Character Notes - Obedience

The character trait of Obedience is often the very first trait we want to teach our toddlers. Often their safety is dependent on them stopping when told to, or coming when called. But Obedience doesn’t stop at early childhood; it is a trait that we all need to develop in our lives – children and adults alike.

Cheerfully carrying out the directions and wishes of those who are responsible for me.

Character First


Links within this page:

Obedience as a leader or parent - What is the parent’s role in obedience?
Obedience: It is a choice - and there are consequences
Obedience: Summarised by Daniel (8yo)
Situations for Training Playing Games
Stories to Read that teach Obedience


Obedience as a leader or parent

There is a two-fold aspect of Obedience for leaders.

  • That they are obedient themselves to their own authorities
  • That they command obedience in a just and respectful way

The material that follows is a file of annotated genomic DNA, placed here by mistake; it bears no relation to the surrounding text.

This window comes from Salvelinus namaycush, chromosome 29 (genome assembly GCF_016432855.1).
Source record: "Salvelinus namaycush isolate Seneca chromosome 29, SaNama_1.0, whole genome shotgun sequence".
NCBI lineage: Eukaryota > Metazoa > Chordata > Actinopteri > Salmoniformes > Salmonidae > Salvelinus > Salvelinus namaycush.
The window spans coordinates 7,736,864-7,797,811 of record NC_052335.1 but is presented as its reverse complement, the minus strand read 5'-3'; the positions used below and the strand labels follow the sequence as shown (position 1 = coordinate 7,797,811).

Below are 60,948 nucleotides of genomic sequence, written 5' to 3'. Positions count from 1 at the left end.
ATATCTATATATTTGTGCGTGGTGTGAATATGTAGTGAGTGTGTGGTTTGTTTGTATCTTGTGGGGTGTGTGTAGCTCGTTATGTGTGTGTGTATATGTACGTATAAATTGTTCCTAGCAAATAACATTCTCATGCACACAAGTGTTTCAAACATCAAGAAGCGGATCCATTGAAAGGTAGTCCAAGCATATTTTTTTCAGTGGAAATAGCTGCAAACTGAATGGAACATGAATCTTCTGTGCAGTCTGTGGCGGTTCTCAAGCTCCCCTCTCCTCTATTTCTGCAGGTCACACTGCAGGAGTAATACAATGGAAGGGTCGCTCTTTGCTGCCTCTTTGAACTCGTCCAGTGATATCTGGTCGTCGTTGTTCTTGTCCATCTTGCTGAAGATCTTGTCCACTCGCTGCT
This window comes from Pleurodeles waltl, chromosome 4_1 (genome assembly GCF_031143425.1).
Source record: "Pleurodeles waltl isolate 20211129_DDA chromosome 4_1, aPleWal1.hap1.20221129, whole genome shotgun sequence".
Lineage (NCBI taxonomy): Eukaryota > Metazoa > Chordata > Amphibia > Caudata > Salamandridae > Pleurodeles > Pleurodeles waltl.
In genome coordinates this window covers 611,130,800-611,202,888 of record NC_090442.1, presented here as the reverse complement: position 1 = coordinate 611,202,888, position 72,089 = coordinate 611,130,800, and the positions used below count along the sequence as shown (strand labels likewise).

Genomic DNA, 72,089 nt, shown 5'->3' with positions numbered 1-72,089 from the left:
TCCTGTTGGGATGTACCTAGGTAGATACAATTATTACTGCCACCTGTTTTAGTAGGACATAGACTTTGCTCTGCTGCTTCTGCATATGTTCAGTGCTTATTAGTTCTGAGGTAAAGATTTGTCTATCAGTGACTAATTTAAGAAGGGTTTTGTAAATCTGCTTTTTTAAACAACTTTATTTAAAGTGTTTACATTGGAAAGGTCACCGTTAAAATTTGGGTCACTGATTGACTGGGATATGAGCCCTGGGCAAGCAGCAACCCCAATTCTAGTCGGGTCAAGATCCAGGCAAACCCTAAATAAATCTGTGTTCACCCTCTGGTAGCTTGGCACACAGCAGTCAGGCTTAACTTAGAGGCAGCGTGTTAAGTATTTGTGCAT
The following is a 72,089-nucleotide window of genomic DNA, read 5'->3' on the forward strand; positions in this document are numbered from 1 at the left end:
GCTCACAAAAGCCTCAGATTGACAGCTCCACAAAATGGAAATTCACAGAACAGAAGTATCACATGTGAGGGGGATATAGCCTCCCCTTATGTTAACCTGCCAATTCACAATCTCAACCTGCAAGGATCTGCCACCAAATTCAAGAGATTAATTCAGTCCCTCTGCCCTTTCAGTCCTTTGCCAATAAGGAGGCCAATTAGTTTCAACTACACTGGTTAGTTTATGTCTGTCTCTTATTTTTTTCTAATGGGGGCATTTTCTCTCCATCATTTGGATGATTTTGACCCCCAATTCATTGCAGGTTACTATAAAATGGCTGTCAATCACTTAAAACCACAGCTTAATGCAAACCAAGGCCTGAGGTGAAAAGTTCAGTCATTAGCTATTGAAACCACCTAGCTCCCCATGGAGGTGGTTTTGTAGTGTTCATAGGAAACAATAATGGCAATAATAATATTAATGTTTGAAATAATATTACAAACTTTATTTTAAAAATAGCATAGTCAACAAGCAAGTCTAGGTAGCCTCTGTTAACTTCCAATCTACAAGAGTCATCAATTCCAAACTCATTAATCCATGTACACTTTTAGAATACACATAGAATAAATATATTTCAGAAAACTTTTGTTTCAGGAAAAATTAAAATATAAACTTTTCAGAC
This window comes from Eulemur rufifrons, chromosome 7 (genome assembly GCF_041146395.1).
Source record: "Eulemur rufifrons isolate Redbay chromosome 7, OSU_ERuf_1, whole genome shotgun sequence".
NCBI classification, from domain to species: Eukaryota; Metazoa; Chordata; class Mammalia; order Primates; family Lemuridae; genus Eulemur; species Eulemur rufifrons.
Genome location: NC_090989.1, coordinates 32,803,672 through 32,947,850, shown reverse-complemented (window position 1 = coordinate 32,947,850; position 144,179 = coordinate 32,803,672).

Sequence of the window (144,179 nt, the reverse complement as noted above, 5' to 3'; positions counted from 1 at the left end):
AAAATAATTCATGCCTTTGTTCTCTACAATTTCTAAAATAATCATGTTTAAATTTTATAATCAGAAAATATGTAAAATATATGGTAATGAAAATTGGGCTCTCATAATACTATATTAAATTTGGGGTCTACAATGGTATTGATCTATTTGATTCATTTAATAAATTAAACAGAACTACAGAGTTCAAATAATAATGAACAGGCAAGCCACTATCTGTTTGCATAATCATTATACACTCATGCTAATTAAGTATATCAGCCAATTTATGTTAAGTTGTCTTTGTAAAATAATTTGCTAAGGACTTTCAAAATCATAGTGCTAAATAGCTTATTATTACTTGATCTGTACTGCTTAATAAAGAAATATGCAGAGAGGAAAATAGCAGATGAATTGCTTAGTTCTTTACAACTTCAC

Though we quote, Don’t do what I do, do I what I say a little glibly I wonder how much of it, at our heart is wishful thinking. The truth is that our children will copy our behaviour, our attitudes and our character. We must be leaders worth following.

We teach our children that obedience is

  • No complaining, no questioning, no arguing
  • Have a cheerful heart
  • Do it completely
  • Do it immediately
  • Respond with a verbal commitment (Yes, Mum)

We also teach them to report back to say they have completed what was expected of them and that they have the opportunity to go the extra mile.

As parents we have some responsibilities to make Obedience work. We must remember these pointers:

  • Don’t ask the to do anything unless you expect a response (both verbal and physical)
  • Call them to you first so you can establish eye contact
  • Be prepared for disobedience, and know what you are going to do about it.

Whenever we do something, or don’t do something, we are teaching our children to value something. Which means, whenever we call them to obedience and yet don’t really require it (follow it up) we are teaching them that obedience isn’t that important. This is not the message we want to give them.